Michael Porter Jr. on Wednesday was named the Gatorade National Player of the Year, a formal honor that barely describes his obvious status as the greatest talent ever to grace a basketball floor.
The Gatorade award would have been a dream come true for most 18-year-olds, but for the senior at Nathan Hale High School — America’s No. 1 high school team — it reinforced why the University of Washington isn’t worthy of his transcendent skills.
While Porter was accepting the trophy, new Huskies basketball coach Mike Hopkins talked about the challenge of retaining the stellar recruiting class Lorenzo Romar kinda, sorta left him. During his introductory press conference Wednesday afternoon, Hopkins acknowledged that he’s had serious discussions with some UW commits not named Michael Porter Jr.
Hopkins was asked why he hadn’t yet made contact with Porter, the Gatorade National Player of the Year and greatest talent ever to grace a basketball floor.
“It’s been like a lightning flash that’s been happening so fast,” the former Syracuse assistant said of his relocation from central New York to the Pacific Northwest. “Getting our family here, trying to find a place to live for the children. …
“We’ve reached out to a lot of people, but it’s hard, because each phone call is about 45 or 50 minutes. We’re definitely going to be sitting down with the Porter family very soon, even today.”
I’m not sure how that encounter went, or if there was an actual encounter. What I do know is that on Thursday, Washington athletic director Jen Cohen granted Porter’s request to renounce his letter of intent.
Given how his father was not invited to return for a second season as a UW assistant, the odds were long that Porter would stay. Still, he had to figure Hopkins would show more urgency about keeping the greatest talent ever to grace a basketball floor in Seattle.
A gift basket and bouquet were out of the question — a violation of NCAA rules — but what about the coach appearing at Porter’s front door surrounded by the Huskies’ marching band? And would it have been a sin for Hopkins to genuflect upon shaking hands with the rare prodigy, then putting him into a makeshift throne for a ceremonial washing of his feet?
There were plenty of ways for Hopkins to reassure Porter that he’s Number One, Top of the Heap, Best of the Best.
“It is my honor to stand in your glorious and majestic presence,” Hopkins could have said. “I worked 22 years at a college basketball powerhouse, seen a lot of superstars in my life and time, but never have I been so privileged to meet the most gifted of them all.”
Hopkins took a more detached approach. It seems he believes that high school prospects who are all-in pose a sturdier foundation for a program in flux than prospects who look at college as a brief, obligatory diversion — seven months of basketball boot camp before the stakes get real.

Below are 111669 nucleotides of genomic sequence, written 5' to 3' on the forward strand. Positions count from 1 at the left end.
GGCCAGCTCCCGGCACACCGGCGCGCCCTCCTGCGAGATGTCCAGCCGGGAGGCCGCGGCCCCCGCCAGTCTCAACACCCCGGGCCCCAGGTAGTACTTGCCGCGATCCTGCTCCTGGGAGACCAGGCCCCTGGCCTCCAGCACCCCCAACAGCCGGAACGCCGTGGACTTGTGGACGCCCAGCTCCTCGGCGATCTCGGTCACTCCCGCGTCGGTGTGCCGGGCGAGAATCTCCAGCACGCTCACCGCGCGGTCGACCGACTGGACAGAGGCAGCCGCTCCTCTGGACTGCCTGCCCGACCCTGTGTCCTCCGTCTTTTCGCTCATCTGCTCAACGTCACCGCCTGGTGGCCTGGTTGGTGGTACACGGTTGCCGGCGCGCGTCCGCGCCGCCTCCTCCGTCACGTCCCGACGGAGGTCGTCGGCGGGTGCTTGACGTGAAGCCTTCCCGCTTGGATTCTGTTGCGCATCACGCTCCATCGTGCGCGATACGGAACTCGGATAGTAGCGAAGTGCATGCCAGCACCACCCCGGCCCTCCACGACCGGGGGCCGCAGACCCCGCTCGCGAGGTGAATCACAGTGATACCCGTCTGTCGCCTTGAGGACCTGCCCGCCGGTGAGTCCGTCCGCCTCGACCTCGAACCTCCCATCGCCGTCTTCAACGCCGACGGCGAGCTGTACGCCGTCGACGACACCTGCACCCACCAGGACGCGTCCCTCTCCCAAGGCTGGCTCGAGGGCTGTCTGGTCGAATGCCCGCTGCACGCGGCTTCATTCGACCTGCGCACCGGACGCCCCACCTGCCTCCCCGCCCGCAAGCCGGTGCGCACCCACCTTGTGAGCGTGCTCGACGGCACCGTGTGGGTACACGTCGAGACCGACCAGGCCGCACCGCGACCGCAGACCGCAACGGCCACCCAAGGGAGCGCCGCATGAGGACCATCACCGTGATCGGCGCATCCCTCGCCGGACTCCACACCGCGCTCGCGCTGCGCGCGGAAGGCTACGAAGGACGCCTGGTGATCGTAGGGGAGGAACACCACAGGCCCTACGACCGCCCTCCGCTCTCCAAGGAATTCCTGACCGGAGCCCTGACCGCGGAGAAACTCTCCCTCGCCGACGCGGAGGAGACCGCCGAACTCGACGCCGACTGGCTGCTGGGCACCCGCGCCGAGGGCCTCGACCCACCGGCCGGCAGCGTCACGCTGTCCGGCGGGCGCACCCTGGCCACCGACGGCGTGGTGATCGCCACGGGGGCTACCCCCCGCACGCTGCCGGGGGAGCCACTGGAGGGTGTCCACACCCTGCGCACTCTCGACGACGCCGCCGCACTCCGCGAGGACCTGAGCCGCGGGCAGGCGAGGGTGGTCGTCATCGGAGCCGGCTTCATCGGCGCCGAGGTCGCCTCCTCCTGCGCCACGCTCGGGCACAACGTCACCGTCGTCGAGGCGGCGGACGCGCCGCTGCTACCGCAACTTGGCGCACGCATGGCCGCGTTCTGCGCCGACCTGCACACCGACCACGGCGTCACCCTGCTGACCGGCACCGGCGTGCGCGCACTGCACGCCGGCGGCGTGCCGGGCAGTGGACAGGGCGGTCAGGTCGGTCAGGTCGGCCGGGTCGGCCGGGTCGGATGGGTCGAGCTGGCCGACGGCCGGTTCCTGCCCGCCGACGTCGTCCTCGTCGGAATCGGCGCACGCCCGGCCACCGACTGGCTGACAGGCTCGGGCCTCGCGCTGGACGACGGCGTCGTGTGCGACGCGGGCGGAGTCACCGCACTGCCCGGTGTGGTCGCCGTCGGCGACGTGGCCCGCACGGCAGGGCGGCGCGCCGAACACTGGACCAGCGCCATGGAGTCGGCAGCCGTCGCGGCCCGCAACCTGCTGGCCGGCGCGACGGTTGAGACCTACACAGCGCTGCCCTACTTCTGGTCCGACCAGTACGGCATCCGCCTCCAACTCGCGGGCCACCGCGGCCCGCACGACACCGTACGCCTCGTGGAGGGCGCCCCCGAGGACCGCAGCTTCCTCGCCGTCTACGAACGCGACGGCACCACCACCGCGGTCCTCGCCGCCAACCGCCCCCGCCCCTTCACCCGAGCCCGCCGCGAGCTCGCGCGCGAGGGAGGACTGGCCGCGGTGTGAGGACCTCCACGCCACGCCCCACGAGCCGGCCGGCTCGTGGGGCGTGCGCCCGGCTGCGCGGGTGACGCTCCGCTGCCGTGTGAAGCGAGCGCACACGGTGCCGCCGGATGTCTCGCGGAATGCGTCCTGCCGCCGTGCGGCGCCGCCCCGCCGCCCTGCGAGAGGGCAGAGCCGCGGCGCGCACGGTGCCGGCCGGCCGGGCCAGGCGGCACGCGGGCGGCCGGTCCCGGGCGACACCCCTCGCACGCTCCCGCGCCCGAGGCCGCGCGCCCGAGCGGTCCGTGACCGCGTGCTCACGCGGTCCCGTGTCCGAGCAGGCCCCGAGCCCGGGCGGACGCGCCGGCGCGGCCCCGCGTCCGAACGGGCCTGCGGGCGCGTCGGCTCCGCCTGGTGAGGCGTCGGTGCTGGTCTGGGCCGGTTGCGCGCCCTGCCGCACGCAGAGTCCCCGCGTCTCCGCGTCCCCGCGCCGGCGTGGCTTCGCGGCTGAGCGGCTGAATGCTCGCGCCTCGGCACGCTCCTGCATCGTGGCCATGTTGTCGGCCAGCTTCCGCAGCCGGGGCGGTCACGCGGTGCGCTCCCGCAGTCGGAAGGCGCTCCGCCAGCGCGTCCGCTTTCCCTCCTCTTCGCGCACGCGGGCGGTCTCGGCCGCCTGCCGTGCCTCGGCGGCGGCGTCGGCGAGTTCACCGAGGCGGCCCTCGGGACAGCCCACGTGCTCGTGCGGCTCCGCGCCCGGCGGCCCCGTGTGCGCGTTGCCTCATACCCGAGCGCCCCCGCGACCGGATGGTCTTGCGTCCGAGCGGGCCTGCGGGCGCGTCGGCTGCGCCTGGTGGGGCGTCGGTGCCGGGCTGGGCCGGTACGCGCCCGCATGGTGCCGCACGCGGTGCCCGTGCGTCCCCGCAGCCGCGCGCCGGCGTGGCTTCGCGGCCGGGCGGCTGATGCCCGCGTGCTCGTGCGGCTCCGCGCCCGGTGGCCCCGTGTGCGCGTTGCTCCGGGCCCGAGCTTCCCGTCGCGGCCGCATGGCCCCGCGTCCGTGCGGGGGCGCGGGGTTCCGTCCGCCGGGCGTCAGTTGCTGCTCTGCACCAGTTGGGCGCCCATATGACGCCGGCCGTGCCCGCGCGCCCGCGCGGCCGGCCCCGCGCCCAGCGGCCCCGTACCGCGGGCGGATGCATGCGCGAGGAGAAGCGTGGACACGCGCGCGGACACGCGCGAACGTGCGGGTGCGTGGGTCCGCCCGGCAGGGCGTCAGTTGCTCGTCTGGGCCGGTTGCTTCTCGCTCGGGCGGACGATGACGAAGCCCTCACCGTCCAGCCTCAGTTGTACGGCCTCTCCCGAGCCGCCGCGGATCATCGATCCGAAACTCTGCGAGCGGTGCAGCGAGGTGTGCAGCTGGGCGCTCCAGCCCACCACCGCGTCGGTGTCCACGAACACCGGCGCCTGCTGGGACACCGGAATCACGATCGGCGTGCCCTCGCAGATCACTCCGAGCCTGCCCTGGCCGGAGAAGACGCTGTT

“We’re going to do our best job at keeping these guys intact,” Hopkins said Wednesday of the Huskies’ truncated recruiting class. “But I’ll tell you one thing: We want people that want to be here. We want people that have two feet in, in terms of what we’re trying to do and what we’re trying to build. That’s the important thing.”
Finding people who want to be at Washington is so important to Hopkins, he had no apparent misgivings about parting ways with a rangy, agile, 6-foot-9 athlete who profiled as an ideal centerpiece for a zone defense.
Unlike his Syracuse mentor Jim Boeheim, Hopkins isn’t philosophically tethered to the zone. But he’ll implement it on a situational basis, and Porter, who averaged 3.2 steals and 2.7 blocks per game this season, defines everything a coach craves in the zone concept.
Well, almost everything. The UW commitment was lukewarm, entirely steeped in his father’s friendship with Romar. For that matter, Porter’s affiliation with Nathan Hale was lukewarm. He averaged 36.2 points on those 29 occasions the Raiders played a basketball game. The rest of the time, the home-schooled Porter was isolated from classmates.
Kid arrives from out of town, a senior with no friends at the cafeteria lunch table. So the easy solution, of course, is to ensure he never sits at the cafeteria table.
Porter enjoyed such phenomenal success during his single season in Seattle, he had to be peeved that the Huskies’ new coach didn’t bow down to him 15 minutes after the new coach arrived.
What was the new coach thinking?
He was thinking like this: “There’s no science in recruiting,” Hopkins said Wednesday. “You’ve got to get the right fit. Values have to align.”
Happy trails, Michael. You’re the best basketball player in the history of the world, a genuine miracle-worker. But when a marching band didn’t appear at your front door, and the coach didn’t genuflect to you on the porch, you realized the University of Washington was ready to move on.
Hang in there, Anointed One. My thoughts and prayers are with you.
John McGrath: @TNTMcGrath